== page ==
As healthcare providers dentists and their teams are trained on the CDC guidelines for infection control and using the appropriate personal protective equipment (PPE) such as mask and gloves. If for some reason an office doesn’t have appropriate PPE available, they’ll refer you to another dental professional for your emergency treatment (in our office we don’t anticipate that happening and as of now we have a good supply of PPE). If we do need to provide emergency treatment we’ll attempt to minimize the use of equipment that creates airborne spray.  This is a precautionary measure to limit the potential spread of the virus since any patient could be positive but undiagnosed and not yet exhibiting symptoms. 

The Dentist of Woodbridge team has been trained in the latest ways to minimize the possibility of transmitting the virus. In our office we are requiring every patient to use hand sanitizer upon entering.  We’re disinfecting every doorknob and countertop. From the front desk to the treatment rooms everything is wiped down between patient visits and at the end of each day.  We are going the extra mile to make sure every inch of the treatment areas and equipment are disinfected.  

If I’m missing my checkup should I do anything differently?

Make sure you are brushing and flossing. Do everything you would normally do as it is extremely important to continue to do the best job possible to maintain your oral health. Since many of us will have extra time on our hands make sure you brush at least twice a day for 2 minutes. 

If you feel like you want to take extra steps to protect your hygiene during this time here are a few ideas:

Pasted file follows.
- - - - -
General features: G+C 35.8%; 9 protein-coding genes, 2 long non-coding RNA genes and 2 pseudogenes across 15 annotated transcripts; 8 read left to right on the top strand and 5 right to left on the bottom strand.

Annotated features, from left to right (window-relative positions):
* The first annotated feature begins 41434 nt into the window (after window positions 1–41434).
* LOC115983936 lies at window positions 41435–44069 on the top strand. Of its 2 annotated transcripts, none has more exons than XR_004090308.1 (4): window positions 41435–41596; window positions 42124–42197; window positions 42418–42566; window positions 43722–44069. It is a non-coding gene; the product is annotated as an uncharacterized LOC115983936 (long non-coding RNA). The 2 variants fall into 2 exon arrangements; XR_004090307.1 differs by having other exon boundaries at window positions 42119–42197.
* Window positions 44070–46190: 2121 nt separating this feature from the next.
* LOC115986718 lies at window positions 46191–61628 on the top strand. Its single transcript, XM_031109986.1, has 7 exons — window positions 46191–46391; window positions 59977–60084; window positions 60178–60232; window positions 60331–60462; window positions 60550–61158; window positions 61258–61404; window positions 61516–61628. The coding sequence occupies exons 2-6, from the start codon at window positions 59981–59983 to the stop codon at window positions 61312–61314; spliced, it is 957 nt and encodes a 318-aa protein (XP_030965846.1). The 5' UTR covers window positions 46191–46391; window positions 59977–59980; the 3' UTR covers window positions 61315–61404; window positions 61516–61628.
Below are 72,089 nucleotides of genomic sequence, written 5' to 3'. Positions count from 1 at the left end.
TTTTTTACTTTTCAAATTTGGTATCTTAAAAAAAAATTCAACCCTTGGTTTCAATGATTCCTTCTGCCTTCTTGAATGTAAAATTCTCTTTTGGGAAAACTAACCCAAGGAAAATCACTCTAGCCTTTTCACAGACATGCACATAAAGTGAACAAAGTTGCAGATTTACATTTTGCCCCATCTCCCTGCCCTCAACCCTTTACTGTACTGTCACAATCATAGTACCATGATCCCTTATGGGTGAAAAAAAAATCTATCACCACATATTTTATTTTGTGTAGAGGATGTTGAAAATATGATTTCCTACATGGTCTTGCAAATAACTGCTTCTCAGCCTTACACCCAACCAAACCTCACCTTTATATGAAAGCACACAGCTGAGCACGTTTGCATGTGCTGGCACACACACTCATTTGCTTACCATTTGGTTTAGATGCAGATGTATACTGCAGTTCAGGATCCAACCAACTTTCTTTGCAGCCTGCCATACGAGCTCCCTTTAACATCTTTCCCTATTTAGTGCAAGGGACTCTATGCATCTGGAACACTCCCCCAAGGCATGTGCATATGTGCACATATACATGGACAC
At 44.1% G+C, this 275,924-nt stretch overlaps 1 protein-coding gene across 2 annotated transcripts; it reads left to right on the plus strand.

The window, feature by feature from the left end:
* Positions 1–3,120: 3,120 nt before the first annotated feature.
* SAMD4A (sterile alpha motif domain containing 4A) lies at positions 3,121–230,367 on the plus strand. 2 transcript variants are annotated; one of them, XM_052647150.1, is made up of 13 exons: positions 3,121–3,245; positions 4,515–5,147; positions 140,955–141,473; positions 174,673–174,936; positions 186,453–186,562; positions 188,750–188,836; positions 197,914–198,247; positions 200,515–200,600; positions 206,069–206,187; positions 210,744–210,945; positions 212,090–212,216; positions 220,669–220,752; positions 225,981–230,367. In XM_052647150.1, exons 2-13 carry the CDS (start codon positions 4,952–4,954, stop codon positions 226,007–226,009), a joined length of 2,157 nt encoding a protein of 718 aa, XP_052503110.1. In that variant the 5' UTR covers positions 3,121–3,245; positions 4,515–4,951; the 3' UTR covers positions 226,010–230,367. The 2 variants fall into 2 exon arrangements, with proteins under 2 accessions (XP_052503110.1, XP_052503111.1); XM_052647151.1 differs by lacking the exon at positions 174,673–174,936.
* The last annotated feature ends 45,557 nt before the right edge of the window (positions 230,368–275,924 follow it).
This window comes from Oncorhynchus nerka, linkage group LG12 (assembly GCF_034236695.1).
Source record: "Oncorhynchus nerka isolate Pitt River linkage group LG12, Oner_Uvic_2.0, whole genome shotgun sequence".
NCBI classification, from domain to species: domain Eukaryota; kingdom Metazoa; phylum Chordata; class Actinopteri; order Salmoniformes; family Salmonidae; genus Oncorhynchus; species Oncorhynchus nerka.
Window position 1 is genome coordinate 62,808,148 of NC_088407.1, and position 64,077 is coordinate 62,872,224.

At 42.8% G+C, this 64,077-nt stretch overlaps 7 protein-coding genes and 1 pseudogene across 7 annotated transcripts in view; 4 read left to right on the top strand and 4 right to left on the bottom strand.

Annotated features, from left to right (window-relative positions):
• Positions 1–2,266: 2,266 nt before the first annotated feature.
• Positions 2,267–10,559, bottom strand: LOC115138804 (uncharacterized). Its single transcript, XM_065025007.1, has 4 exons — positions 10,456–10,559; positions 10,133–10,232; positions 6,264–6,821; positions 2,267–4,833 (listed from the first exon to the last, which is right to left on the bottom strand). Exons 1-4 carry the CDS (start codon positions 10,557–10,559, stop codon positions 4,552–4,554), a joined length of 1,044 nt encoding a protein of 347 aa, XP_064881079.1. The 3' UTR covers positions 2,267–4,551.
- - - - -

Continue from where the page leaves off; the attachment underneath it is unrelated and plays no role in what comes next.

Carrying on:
1. Use a powered toothbrush such as an Oral B or a Sonicare (my personal favorite) 
  2. Use an irrigation device such as a Waterpik
  3. Use your favorite mouth wash such as Listerine with Flouride
  4. Floss – if you don’t currently floss it’s a great opportunity to start. You have the extra time and once you’re in the habit you’ll like the extra clean feeling while also strengthening your gums!

If my child or I am in orthodontic treatment will missing appointments cause harm?

The simple answer is “No”. Your teeth will just stop moving at some point.  Once elective procedures are allowed again, treatment can easily be restarted, and your teeth will start moving from right where they left off.  If you have aligners you may be able to have a teledentistry consultation and the dentist may possibly send you your next set of aligners. Otherwise continue to use your current aligner.  Even though your teeth will generally stop moving after a week or two in the same aligner, it will act as a retainer holding the teeth in place until you can be seen for your next aligner. 

Stay home, stay safe and know that we’re here for you.

During this time that we’re all asked to stay home unless you have a dental emergency, meaning pain or trauma, with basic home hygiene you can be comfortable that your dental health will be fine.  If you’re still confused or unclear as to whether you need to be seen in the office, email us or call (contact detail is on our website at  My staff and the dentists are here for you, as are our dental colleagues for patients all over the country and the world for that matter.

During this time there will be a lot of things that may seem different in the dental office but as soon as the virus is under control and it is safe to return for normal dental treatment, we’ll be happy to welcome you back!

Stay Safe and Healthy!